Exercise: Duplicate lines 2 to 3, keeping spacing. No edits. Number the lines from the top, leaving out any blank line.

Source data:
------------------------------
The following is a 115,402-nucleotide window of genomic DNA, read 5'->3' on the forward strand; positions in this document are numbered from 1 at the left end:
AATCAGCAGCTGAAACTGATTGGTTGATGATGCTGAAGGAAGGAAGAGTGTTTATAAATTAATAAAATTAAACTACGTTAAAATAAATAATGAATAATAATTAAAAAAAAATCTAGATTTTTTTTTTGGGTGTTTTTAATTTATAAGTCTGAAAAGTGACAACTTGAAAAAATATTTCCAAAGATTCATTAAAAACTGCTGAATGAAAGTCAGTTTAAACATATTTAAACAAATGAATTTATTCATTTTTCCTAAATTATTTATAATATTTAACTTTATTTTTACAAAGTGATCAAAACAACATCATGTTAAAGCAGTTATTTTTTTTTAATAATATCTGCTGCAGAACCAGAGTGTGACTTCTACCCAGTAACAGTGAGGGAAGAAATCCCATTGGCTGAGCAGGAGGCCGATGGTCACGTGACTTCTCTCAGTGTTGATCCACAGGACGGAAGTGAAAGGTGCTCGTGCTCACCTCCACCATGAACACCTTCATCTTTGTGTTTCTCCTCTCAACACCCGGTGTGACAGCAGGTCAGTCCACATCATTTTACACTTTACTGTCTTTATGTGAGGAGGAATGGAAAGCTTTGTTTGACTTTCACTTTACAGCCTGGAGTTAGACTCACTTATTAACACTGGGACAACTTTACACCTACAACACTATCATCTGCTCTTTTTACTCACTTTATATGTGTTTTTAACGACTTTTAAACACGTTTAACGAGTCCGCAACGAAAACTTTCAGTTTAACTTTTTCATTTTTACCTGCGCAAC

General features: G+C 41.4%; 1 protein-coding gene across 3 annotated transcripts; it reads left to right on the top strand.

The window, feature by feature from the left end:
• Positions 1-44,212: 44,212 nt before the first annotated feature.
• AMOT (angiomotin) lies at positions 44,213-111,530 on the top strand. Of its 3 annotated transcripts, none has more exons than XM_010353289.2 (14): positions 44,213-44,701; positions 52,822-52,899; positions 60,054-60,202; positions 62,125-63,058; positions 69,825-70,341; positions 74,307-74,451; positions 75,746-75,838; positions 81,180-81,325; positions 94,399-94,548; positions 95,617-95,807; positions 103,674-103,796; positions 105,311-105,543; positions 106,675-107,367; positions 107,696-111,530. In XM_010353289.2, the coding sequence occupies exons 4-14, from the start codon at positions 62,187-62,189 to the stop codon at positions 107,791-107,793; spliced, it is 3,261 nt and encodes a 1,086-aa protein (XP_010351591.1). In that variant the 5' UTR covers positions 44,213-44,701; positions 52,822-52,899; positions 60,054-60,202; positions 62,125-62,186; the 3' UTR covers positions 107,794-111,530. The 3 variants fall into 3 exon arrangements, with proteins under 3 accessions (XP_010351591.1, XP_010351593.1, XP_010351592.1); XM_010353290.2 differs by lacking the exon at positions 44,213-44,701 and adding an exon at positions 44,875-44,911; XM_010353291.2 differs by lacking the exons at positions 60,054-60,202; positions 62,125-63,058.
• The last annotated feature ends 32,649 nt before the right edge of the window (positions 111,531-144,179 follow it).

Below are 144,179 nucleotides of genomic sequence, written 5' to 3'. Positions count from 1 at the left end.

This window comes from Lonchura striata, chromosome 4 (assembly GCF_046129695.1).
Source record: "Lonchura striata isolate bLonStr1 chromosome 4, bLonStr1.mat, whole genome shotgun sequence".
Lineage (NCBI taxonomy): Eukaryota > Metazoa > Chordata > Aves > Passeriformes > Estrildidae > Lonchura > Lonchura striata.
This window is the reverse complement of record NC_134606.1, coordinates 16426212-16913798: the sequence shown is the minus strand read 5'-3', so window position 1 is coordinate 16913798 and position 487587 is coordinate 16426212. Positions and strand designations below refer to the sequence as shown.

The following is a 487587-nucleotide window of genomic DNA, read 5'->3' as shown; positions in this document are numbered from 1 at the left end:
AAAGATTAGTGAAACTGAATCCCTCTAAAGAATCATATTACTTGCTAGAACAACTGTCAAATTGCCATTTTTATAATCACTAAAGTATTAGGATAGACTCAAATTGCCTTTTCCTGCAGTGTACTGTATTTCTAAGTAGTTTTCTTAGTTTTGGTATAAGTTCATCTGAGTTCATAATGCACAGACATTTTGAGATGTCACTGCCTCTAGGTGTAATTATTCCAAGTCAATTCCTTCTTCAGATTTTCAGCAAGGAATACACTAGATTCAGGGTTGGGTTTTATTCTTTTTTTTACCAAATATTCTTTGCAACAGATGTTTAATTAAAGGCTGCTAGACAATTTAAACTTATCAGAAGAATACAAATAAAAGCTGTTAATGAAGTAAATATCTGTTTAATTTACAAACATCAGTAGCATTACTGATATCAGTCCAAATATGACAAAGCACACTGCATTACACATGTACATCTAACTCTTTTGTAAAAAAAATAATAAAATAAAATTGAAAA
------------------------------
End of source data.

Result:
AATCAGCAGCTGAAACTGATTGGTTGATGATGCTGAAGGAAGGAAGAGTGTTTATAAATTAATAAAATTAAACTACGTTAAAATAAATAATGAATAATAATTAAAAAAAAATCTAGATTTTTTTTTTGGGTGTTTTTAATTTATAAGTCTGAAAAGTGACAACTTGAAAAAATATTTCCAAAGATTCATTAAAAACTGCTGAATGAAAGTCAGTTTAAACATATTTAAACAAATGAATTTATTCATTTTTCCTAAATTATTTATAATATTTAACTTTATTTTTACAAAGTGATCAAAACAACATCATGTTAAAGCAGTTATTTTTTTTTAATAATATCTGCTGCAGAACCAGAGTGTGACTTCTACCCAGTAACAGTGAGGGAAGAAATCCCATTGGCTGAGCAGGAGGCCGATGGTCACGTGACTTCTCTCAGTGTTGATCCACAGGACGGAAGTGAAAGGTGCTCGTGCTCACCTCCACCATGAACACCTTCATCTTTGTGTTTCTCCTCTCAACACCCGGTGTGACAGCAGGTCAGTCCACATCATTTTACACTTTACTGTCTTTATGTGAGGAGGAATGGAAAGCTTTGTTTGACTTTCACTTTACAGCCTGGAGTTAGACTCACTTATTAACACTGGGACAACTTTACACCTACAACACTATCATCTGCTCTTTTTACTCACTTTATATGTGTTTTTAACGACTTTTAAACACGTTTAACGAGTCCGCAACGAAAACTTTCAGTTTAACTTTTTCATTTTTACCTGCGCAAC

General features: G+C 41.4%; 1 protein-coding gene across 3 annotated transcripts; it reads left to right on the top strand.